Adoption of financial technologies: Implications for money demand and monetary policy
In this paper we argue that inventory models are probably not useful models of household money demand because the majority of households does not hold any interest bearing assets. The relevant decision for most people is not the fraction of assets to be held in interest bearing form, but whether to hold any of such assets at all. The implications of this realization are interesting and important. We find that (a) the elasticity of money demand is very small when the interest rate is small, (b) the probability that a household holds any amount of interest bearing assets is positively related to the level of financial assets, and (c) the cost of adopting financial technologies is positively related to age and negatively related to the level of education. Unlike the traditional methods of money demand estimation, our methodology allows for the estimation of the interest--elasticity at low values of the nominal interest rate. The finding that the elasticity is very small for interest rates below 5 percent suggests that the welfare costs of inflation are small. At interest rates of 6 percent, the elasticity is close to 0.5. We find that roughly one half of this elasticity can be attributed to the Baumol--Tobin or intensive margin and half of it can be attributed to the new adopters or extensive margin. The intensive margin is less important at lower interest rates and more important at higher interest rates.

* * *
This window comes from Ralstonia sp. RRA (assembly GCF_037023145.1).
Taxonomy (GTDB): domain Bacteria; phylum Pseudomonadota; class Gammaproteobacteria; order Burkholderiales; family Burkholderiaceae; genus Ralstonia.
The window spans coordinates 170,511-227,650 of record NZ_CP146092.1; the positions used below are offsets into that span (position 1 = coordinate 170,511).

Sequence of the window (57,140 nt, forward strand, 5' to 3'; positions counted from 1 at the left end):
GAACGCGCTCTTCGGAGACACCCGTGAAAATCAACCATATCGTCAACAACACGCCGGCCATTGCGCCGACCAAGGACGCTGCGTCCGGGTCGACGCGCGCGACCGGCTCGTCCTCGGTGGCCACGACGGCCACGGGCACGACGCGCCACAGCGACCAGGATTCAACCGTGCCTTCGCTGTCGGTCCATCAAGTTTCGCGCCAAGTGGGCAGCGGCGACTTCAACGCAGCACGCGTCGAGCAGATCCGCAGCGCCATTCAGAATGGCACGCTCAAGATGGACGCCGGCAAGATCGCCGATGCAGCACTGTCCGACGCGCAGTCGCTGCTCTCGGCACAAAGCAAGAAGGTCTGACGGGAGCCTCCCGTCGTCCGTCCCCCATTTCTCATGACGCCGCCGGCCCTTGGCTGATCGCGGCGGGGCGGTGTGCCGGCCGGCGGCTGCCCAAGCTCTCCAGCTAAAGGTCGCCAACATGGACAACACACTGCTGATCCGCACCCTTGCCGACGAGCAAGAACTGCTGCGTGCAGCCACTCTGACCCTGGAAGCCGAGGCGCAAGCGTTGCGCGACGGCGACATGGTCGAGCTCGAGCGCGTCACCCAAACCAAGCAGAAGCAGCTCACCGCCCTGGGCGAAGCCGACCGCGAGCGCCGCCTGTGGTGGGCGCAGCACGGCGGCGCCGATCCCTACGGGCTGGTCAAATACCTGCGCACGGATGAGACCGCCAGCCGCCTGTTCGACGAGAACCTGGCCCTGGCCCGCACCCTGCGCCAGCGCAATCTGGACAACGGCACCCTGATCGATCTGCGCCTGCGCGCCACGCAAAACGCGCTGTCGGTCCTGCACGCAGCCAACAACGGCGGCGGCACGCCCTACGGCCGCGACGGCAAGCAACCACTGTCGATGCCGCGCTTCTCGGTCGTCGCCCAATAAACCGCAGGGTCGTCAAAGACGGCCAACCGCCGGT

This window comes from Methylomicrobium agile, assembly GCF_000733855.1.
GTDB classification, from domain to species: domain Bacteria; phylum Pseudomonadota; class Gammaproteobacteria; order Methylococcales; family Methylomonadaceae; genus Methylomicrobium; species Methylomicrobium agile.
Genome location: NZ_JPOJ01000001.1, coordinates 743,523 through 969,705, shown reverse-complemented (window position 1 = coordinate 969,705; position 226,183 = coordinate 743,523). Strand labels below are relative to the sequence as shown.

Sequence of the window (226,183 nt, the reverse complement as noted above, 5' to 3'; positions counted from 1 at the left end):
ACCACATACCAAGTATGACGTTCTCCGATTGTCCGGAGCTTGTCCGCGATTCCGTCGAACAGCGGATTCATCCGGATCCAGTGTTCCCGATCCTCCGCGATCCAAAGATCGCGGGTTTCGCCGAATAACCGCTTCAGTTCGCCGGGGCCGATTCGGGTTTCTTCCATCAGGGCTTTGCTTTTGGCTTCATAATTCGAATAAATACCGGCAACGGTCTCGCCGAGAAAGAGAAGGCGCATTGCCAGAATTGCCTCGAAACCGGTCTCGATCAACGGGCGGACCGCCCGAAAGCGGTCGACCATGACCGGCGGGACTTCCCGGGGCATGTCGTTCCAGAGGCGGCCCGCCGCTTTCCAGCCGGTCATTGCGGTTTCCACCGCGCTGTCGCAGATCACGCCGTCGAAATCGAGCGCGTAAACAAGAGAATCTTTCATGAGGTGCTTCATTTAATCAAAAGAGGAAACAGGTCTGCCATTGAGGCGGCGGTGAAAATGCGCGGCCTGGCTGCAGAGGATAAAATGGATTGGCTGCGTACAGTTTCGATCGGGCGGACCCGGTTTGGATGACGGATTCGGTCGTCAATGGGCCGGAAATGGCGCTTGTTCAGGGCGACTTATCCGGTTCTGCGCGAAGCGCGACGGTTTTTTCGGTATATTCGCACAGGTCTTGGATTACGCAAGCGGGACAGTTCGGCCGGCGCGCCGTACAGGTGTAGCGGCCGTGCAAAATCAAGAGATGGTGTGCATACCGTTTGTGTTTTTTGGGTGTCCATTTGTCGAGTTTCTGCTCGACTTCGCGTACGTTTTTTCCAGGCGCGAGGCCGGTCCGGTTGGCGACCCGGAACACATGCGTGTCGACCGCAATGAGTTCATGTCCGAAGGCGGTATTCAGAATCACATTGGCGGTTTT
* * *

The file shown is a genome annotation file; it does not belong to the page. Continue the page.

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- Karni, Edi, 1973. "The Transactions Demand for Cash: Incorporation of the Value of Time into the Inventory Approach," Journal of Political Economy, University of Chicago Press, vol. 81(5), pages 1216-25, Sept.-Oct.
- Mulligan, Casey B, 1997. "Scale Economies, the Value of Time, and the Demand for Money: Longitudinal Evidence from Firms," Journal of Political Economy, University of Chicago Press, vol. 105(5), pages 1061-79, October.
- Barro, Robert J, 1970.
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- Barro, Robert J., 1970. "Inflation, the Payments Period, and the Demand for Money," Scholarly Articles 3451392, Harvard University Department of Economics.
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